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Soaking up culture in Anaheim? Sure!

Somehow Anaheim, California, is just not one of those places you expect to go for a cultural weekend. But hundreds of thousands of families do it every year.

In the Anaheim context "culture" does not mean drama, concerts, and museums. But when you consider the really American contributions to world culture, Anaheim has them.

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And what are these contributions? Theme parks. Chicken dinners and berry pie. baseball. Convention-going.

Don't loft your nose in the air. Nothing is more American than that lineup!

Anaheim was once as obscure as Azusa and Cucamonga. Then a quarter-century ago, Disneyland put it on the map.

According to the hallowed legend of today, everyone thought Walt Disney was crazy when he broached his amusement park idea. Everyone was sure Disneyland would fail. Anaheim? Who'll go way out there to shake hands with mickey mouse?

that's not quite the way they tell it 10 miles up the road in Buena Park. "When we heard that big corporation was coming in, we got down on our knees and prayed," says Virginia Knott Bender. "We were afraid we'd lose our business!"

In those days Knott's Berry Farm was a folksy, locally renowed chicken-dinner place on the highway between Los Angeles and Balboa/Newport Beach. Sometimes there was a wait to get seated and so Walter Knott, now 89, added a Ghost Town you could walk through while waiting. Knott's mother had come to California on a wagon train, and Ghost Town was his way of both saluting his pioneer forebear and trying to keep restaurant patrons from getting impatient.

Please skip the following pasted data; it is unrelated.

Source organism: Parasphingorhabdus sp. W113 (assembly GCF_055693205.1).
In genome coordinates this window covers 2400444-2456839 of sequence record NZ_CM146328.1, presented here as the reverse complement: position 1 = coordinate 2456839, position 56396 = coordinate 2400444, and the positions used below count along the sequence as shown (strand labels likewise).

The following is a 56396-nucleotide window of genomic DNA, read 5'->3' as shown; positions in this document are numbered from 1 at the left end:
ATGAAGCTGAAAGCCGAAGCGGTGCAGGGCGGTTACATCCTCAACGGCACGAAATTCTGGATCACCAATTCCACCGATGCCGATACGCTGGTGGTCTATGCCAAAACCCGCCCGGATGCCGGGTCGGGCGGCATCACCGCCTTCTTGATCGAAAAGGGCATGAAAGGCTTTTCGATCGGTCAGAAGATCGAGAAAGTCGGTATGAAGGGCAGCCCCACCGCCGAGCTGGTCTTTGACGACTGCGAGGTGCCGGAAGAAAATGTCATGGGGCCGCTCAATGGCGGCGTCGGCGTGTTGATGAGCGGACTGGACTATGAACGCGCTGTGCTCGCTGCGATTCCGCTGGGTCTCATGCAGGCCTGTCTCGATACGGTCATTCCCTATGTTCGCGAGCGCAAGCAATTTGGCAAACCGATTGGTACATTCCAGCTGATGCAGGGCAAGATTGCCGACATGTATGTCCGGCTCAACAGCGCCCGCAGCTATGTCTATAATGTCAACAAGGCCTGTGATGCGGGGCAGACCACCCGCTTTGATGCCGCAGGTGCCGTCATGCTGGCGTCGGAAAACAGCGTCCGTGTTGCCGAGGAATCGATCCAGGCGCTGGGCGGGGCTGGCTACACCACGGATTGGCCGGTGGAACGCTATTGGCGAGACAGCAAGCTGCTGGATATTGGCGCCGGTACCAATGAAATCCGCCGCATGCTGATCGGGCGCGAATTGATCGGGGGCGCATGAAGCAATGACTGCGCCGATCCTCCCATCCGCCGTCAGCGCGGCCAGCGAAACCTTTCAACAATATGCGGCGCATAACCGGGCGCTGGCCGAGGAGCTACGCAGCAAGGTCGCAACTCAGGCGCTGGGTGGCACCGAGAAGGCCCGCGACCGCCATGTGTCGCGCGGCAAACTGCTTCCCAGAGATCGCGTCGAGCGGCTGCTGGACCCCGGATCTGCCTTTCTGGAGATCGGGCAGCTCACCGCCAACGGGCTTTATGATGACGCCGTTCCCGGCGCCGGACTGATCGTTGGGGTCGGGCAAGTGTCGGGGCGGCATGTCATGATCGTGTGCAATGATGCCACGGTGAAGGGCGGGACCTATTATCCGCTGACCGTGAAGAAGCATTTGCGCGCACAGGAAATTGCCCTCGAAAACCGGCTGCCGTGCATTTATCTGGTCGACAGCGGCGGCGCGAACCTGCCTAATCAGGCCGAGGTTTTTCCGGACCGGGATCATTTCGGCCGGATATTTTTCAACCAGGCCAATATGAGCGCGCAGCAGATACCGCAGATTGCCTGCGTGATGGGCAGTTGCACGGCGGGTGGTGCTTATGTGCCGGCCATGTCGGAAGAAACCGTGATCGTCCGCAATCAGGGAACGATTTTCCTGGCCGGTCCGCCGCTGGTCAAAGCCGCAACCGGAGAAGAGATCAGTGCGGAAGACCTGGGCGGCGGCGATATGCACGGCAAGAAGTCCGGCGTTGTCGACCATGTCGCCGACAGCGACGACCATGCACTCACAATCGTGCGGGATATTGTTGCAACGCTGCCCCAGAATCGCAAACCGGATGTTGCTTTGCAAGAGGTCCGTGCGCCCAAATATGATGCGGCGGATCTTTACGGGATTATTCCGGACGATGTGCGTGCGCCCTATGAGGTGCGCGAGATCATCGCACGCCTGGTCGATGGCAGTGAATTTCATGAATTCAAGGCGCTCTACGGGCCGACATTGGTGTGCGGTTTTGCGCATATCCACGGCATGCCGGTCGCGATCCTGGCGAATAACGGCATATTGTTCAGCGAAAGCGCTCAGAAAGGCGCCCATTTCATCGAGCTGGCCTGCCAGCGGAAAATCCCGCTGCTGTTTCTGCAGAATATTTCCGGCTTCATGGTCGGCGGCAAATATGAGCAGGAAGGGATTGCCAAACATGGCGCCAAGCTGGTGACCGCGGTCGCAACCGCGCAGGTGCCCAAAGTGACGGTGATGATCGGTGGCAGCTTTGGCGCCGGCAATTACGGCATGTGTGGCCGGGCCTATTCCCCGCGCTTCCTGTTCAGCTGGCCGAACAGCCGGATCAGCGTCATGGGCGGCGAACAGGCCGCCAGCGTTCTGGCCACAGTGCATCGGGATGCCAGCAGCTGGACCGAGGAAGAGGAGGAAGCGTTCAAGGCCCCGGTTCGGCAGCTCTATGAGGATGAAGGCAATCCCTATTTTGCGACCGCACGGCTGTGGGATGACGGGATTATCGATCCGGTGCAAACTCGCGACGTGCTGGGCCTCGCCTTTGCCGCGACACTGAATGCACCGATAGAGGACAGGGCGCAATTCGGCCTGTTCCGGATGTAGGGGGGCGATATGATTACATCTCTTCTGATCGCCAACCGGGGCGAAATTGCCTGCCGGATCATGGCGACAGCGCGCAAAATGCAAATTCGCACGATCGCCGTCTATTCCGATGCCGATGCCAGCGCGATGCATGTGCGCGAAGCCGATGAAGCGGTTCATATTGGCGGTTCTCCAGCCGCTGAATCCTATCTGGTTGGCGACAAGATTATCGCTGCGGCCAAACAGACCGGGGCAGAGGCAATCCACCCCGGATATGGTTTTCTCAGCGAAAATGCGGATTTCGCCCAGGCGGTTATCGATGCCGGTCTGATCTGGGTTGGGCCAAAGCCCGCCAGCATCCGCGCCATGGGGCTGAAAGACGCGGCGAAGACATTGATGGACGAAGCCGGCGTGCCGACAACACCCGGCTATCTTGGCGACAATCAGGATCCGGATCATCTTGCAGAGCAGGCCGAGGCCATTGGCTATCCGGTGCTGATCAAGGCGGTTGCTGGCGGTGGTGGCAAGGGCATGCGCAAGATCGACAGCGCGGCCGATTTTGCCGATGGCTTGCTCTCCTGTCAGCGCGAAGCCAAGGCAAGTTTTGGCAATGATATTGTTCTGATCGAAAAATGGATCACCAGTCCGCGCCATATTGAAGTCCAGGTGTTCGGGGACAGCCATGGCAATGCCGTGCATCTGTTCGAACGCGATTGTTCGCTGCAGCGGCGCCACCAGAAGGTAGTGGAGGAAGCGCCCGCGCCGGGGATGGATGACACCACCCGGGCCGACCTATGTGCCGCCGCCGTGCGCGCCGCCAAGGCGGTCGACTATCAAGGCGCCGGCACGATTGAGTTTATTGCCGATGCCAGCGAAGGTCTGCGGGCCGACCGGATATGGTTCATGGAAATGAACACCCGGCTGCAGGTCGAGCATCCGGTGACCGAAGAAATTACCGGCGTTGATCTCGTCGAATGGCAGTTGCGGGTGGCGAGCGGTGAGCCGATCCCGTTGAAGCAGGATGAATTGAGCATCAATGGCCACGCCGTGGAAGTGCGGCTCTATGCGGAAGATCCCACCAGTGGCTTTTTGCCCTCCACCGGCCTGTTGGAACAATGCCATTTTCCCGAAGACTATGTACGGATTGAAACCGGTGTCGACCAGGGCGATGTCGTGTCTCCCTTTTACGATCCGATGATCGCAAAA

Now, 24 years after they were all down on their knees, the Knott family has more than met the challenge of Disneyland. The two parks are quite different. Both are thriving. There may be some dispute as to which was the first "theme park" -- Ghost Town, opened in 1940, or Disneyland's magic Kingdom, which first attracted visitors in 1955. But the Anaheim- Buena Park area of California's Orange County is where the "theme park" concept first took physical shape.

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One is not being merely facetious in describing these theme parks as important -- even unique -- American contributions to world culture. that's because the motivating impulses behind them seem intrinsically American.

Disneyland is a triumph of American ingenuity and corporate organiztion. Reconceiving the amusement park concept, Disneyland people "imagineered" (to employ the Disney slogan) and built a superclean, totally controlled environment.

It really is superb family entertainment. In its field it is something that became a necessity -- and a model almost as soon as it was invented

The flip side of "imagineering" is that after several visits Utopia gets to seem awfully structured. IT begins to have a corporate feel. "Attention to detail" seems a hang-up. The Benevolent Imagineer has you eating a lot of junk food, and most of his employees seem a little brainwashed -- as lacking in real personality as all those singing robots. It gets to be a joy to hear the Jungle Cruise guide parody his patter, to see the street sweepers backhand trash into dustpans with their brooms.

Knott's Berry Farm, America's third most popular amusement park (after Disneyland World), exemplifies a very different kind of American spirit. Knott's is a triumph of family grit and the American free-enterprise system helping the little guy.